Despite her parents fighting a fierce legal battle for her right to live since September, Indi Gregory, an 8-month-old baby girl with mitochondrial disease, died in the early morning of Nov. 13. A British High Court judge had ruled that she be transferred to hospice care, and her life support was removed against her parents’ wishes. Her mother, Claire Staniforth, “held her for her final breaths,” according to her father, Dean Gregory.
“Claire and I are angry, heartbroken, and ashamed,” Gregory remarked in a statement to U.K.-based Christian Concern. “The NHS [National Health Service] and the courts not only took away her chance to live a longer life, but they also took away Indi’s dignity to pass away in the family home where she belonged.”
Indi’s parents received a glimmer of hope on Nov. 6 when the Italian government offered the infant specialized treatment in the Bambino Gesù Paediatric Hospital in Rome, where specialists hoped to carry out a right ventricular outflow tract stent procedure that had been suggested by medical experts. The Italian government even granted Indi emergency citizenship to support her move to Rome.
However, the U.K. High Court judges ruled that Italy’s intervention was “misconceived”—and that it would be in Indi’s best interest if her life support were removed immediately. With their child’s move to Rome blocked by the court, Indi’s parents attempted to appeal to have her life support removed in their family home as opposed to hospice or the hospital, but the court refused.
Indi was taken in an ambulance and escorted to hospice by security, sleeping through the journey, according to Christian Concern. Her life support was removed; she stopped breathing once, then recovered, “fighting hard,” her father said. She passed away at 1:45 a.m. on Monday morning.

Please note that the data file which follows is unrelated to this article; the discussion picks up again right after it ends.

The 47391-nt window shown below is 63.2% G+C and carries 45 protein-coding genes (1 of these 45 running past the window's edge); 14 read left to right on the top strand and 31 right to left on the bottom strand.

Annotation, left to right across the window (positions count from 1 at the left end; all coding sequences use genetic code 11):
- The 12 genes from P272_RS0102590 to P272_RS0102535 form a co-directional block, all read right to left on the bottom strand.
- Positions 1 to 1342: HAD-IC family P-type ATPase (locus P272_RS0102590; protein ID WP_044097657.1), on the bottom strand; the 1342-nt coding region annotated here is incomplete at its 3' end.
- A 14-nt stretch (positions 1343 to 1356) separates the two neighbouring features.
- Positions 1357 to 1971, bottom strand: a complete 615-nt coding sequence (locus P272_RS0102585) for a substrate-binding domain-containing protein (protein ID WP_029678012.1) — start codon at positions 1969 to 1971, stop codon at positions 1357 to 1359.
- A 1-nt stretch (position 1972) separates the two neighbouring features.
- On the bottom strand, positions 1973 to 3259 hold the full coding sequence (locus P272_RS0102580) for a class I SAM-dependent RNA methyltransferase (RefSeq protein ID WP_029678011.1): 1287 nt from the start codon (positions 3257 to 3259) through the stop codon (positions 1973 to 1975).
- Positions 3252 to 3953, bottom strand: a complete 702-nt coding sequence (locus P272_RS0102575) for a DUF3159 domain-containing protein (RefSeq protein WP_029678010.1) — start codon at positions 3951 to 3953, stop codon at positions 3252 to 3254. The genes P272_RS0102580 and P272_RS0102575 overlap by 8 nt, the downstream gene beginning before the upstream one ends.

Indi was born in February and diagnosed in June with mitochondrial disease—a rare and currently incurable disease affecting energy production in the body’s cells. She also had a hole in her heart and underwent operations to remove fluid from her bowel and skull. She had been in pediatric intensive care at the Queen’s Medical Centre in Nottingham since her birth.
In September, the Nottingham University Hospitals NHS Trust began requesting to remove invasive treatments from the child, claiming it was not in her best interest to continue. This eventually led to a request to remove critical care, according to the doctors’ belief that it would be kinder to let Indi die than to continue to treat her in her condition.
Indi’s parents disagreed, claiming that their baby’s condition was misrepresented and that she was responsive to her family. “Our daughter responds to us,” her father said, “and on her good days she is babbling, making noises, moving all her limbs.” Despite the ensuing legal battle and new treatment options offered in Italy, the Trust and the British High Court would not budge on their decision to let Indi die.
Indi’s case is reminiscent of Charlie Gard, a baby boy who suffered from mitochondrial disease and died in 2017 at 11 months old. With worldwide support and sympathy, Charlie’s parents raised funds to take him to the U.S. to receive a 3-month trial of medication. The hospital and British courts barred their way to the U.S., and he died in hospice.
“Life is the most precious gift we have,” said Andrea Williams, chief executive of the Christian Legal Centre, who pushed for reform of the U.K. health care system in the midst of Indi’s case. “We need families to be free to appoint alternative doctors and medical experts with equal access to the patient’s records. We need proper mediation at the earliest stage rather than parents being dragged into unfamiliar court settings and facing down taxpayer-funded legal teams.”
“They did succeed in taking Indi’s body and dignity, but they can never take her soul,” Gregory said. “They tried to get rid of Indi without anybody knowing, but we made sure she would be remembered forever. I knew she was special from the day she was born.”
Photo: Christian Concern